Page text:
NewsGuard Debuts News Website Reliability Index, Creating the First Benchmark for Measuring News Reliability and Media Consumption Habits
Researchers at Dartmouth College, Indiana University, and the University of South Florida will use NewsGuard’s Index in project to develop improved content recommendation algorithms for social media platforms
(NEW YORK, November 13, 2019) – As researchers, policy makers, technology companies, and other institutions continue to grapple with how to reduce the prevalence of untrustworthy news online, NewsGuard is providing a resource to define, measure, and promote quality news.
The News Website Reliability Index provides an independent benchmark for differentiating between generally reliable and generally unreliable news and information sites. Individuals and organizations studying misinformation, electoral integrity, media literacy, and other aspects of online news consumption habits will now have the first database of its kind to power their work.
One such research project will use the Index to study how to improve the diversity of information circulating on social media platforms. This project is led by Brendan Nyhan from Dartmouth College, Giovanni Luca Ciampaglia from the University of South Florida, and Filippo Menczer and Alessandro Flammini from Indiana University.
The team will examine the relationship between the quality of information to which people are exposed and individual characteristics such as political attitudes and reading behaviors. They plan to use NewsGuard’s News Website Reliability Index to help identify low- and high-quality information sources. These findings will help inform the design of new content recommendation algorithms intended to improve the quality of the news that is recommended to people on social media platforms.
“We’re delighted to be licensing our data to this distinguished team for this important project,” said NewsGuard co-CEO Steven Brill. “Although NewsGuard’s core purpose is to provide online news consumers around the world with guidance on the reliability of who is feeding them the news, we always knew that our human intelligence solution – having journalists of varied backgrounds study and assess the news and information sites responsible for ninety-plus percent of the news consumed in each country where we operate – would be a valuable data tool for researchers working on all aspects of the misinformation and disinformation crisis.”
Nyhan and his co-authors have previously studied the prevalence of exposure to untrustworthy websites and the means by which information from these outlets disseminates. Ciampaglia, Menczer, and Flammini have explored the cognitive, social, and algorithmic factors that make social media and its users vulnerable to manipulation, for instance through social bots that impersonate humans and amplify the spread of misinformation.
“We are excited to license these data from NewsGuard,” Nyhan said. “The News Website Reliability Index offers what appears to be the most comprehensive data on website credibility that has been assembled to date. We expect that it will prove essential in our research.”
In a similar case, the University of Michigan Center for Social Media Responsibility integrated NewsGuard’s Index into its Iffy Quotient tool earlier this year.
The center’s Iffy Quotient measures the percentage of the most popular news URLs on a platform that are from “iffy” sites—ones that frequently publish unreliable information. The researchers chose to replace their previous data sources with NewsGuard’s Index, enabling them to use data that was more transparent and comparable over time. (Read more about this collaboration here.)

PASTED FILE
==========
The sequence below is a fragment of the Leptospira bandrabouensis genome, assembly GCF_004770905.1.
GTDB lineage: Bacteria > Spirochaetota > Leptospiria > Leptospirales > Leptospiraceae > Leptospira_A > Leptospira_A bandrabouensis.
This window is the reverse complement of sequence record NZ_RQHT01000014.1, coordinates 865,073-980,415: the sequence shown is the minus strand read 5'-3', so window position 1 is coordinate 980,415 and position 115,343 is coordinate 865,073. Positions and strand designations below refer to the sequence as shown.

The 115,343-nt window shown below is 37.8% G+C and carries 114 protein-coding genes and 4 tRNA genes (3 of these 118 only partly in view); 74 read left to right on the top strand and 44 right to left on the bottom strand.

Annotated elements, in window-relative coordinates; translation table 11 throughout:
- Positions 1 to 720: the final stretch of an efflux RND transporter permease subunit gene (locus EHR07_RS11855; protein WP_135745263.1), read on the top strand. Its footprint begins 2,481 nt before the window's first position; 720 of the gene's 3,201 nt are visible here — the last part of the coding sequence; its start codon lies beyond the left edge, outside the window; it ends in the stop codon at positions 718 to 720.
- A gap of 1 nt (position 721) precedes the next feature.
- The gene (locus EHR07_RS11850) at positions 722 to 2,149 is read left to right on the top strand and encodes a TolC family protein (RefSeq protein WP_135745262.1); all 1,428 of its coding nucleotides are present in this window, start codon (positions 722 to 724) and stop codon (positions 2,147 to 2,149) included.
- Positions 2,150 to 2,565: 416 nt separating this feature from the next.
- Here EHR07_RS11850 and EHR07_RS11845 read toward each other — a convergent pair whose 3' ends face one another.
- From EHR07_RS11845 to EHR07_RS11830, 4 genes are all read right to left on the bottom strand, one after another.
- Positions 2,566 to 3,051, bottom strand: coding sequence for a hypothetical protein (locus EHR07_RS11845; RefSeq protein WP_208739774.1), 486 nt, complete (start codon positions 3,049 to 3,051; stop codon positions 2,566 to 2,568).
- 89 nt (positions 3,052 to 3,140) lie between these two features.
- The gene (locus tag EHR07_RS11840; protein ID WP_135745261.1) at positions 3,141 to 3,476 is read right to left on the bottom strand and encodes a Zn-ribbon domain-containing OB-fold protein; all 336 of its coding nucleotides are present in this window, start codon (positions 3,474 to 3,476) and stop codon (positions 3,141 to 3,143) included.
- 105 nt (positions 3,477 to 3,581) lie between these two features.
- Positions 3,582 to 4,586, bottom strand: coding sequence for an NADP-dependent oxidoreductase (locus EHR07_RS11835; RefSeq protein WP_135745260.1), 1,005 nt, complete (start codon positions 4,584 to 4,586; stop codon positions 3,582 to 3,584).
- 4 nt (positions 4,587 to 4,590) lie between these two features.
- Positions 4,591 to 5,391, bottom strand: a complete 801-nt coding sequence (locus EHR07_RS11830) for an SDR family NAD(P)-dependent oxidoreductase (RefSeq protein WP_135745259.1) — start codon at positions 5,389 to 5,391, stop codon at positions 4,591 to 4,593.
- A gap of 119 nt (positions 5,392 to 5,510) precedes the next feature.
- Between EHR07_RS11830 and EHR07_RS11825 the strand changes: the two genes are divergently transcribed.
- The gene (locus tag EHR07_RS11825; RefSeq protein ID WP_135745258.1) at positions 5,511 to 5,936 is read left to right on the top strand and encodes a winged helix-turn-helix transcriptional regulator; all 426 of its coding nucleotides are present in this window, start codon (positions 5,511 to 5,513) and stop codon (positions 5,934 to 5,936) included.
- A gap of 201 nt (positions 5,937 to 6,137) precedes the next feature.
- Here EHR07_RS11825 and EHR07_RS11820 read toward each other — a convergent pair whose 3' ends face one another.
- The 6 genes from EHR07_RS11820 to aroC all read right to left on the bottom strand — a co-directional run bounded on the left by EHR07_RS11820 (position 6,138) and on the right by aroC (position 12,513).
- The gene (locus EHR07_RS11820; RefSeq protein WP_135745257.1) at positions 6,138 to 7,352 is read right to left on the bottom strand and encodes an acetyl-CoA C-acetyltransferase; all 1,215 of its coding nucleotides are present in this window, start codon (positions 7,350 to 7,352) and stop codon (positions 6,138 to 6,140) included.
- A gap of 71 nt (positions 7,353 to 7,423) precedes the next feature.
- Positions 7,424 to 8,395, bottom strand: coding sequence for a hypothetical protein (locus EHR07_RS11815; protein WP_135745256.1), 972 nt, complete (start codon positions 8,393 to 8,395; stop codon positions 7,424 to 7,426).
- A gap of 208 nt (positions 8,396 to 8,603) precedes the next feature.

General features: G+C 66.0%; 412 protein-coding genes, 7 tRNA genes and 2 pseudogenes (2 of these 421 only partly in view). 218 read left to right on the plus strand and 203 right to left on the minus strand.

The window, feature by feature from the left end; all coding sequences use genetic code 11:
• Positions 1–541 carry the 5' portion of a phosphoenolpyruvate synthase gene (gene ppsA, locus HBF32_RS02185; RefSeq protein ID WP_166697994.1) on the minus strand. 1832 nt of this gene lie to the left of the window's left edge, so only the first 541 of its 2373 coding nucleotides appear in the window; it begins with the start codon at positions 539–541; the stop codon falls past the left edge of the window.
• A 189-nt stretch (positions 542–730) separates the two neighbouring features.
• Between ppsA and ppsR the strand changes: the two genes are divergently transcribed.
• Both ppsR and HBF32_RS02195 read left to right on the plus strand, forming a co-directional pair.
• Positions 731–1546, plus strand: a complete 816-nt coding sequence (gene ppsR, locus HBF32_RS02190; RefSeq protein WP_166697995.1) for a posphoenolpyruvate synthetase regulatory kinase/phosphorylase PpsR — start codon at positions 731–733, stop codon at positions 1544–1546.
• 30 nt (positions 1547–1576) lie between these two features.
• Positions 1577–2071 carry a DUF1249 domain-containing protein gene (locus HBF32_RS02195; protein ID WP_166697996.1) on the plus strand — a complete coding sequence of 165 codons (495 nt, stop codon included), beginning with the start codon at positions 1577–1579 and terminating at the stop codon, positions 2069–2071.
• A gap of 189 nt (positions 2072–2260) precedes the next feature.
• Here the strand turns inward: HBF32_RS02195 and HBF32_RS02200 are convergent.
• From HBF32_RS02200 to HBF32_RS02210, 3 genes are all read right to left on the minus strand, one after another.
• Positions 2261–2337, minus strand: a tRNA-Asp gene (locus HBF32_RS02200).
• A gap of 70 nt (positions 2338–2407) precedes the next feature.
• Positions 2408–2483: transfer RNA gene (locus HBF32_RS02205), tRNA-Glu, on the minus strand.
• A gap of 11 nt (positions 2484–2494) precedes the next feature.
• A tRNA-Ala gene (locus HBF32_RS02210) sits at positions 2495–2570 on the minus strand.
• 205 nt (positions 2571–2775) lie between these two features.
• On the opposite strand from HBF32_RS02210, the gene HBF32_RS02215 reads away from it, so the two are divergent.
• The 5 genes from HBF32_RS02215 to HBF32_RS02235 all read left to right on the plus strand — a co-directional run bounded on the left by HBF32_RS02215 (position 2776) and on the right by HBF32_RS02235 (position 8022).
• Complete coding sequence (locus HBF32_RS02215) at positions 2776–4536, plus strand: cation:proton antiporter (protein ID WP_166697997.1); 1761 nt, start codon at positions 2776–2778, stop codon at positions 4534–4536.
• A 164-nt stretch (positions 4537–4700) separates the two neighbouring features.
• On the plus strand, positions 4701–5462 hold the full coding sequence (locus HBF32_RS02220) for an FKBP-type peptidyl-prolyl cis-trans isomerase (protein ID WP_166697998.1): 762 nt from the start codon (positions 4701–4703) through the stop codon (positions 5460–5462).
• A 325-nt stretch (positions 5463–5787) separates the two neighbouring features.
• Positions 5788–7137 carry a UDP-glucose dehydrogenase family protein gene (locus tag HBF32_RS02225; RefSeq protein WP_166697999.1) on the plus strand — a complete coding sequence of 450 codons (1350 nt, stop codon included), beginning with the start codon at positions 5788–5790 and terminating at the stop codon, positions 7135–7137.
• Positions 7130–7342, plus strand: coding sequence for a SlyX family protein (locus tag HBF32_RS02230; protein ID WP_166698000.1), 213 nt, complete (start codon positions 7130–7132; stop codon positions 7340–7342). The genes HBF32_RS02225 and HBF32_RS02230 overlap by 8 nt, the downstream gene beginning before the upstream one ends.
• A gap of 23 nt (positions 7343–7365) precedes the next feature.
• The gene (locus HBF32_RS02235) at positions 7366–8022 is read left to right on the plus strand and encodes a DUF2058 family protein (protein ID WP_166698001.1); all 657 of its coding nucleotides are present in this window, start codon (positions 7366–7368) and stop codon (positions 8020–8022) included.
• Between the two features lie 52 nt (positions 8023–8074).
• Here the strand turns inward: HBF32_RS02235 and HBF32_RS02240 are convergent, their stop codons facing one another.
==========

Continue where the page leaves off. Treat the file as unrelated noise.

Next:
“NewsGuard was founded to fight misinformation and restore trust in the media,” said Sarah Brandt, NewsGuard’s Vice President of News Literacy. “As we continue to work toward that goal, it’s encouraging that our data can help other organizations and academics more effectively take on these pressing issues.”
Those interested in using NewsGuard’s Index should contact Brandt at email@example.com.
Launched in March 2018 by media entrepreneur Steven Brill and former Wall Street Journal publisher Gordon Crovitz, NewsGuard provides credibility ratings and detailed “Nutrition Labels” for thousands of news and information websites.
NewsGuard rates all the news and information websites that account for 96% of online engagement in the U.S. and also operates in the U.K., Germany, France and Italy.
NewsGuard rates each site based on nine apolitical criteria of journalistic practice, including whether a site repeatedly publishes false content, whether it regularly corrects or clarifies errors, and whether it avoids deceptive headlines. It awards weighted points for each criterion and sums them up; a score of less than 60 earns a “red” rating, while 60 and above earns a “green” rating, which indicates it is generally reliable.
NewsGuard’s ratings and Nutrition Labels can be licensed by internet service providers, browsers, news aggregators, and social media and search platforms in order to make NewsGuard’s information about news websites available to their users. These ratings are made available to consumers through its browser extension, which is available on Chrome, Safari, Edge, and Firefox browsers, and on mobile devices through the Edge mobile browser for iOS and Android devices. Hundreds of libraries globally use NewsGuard’s free media literacy browser extension on their public-access computers to give their patrons more context for the news they encounter online.
For more information, including to download the browser extension and review the ratings process: visit newsguardtech.com.
Steven Brill, Co-CEO, firstname.lastname@example.org, +1 212-332-6301
Gordon Crovitz, Co-CEO, email@example.com, +1 212-332-6407
Sarah Brandt, Vice President of News Literacy Program, firstname.lastname@example.org, +1 212-332-6316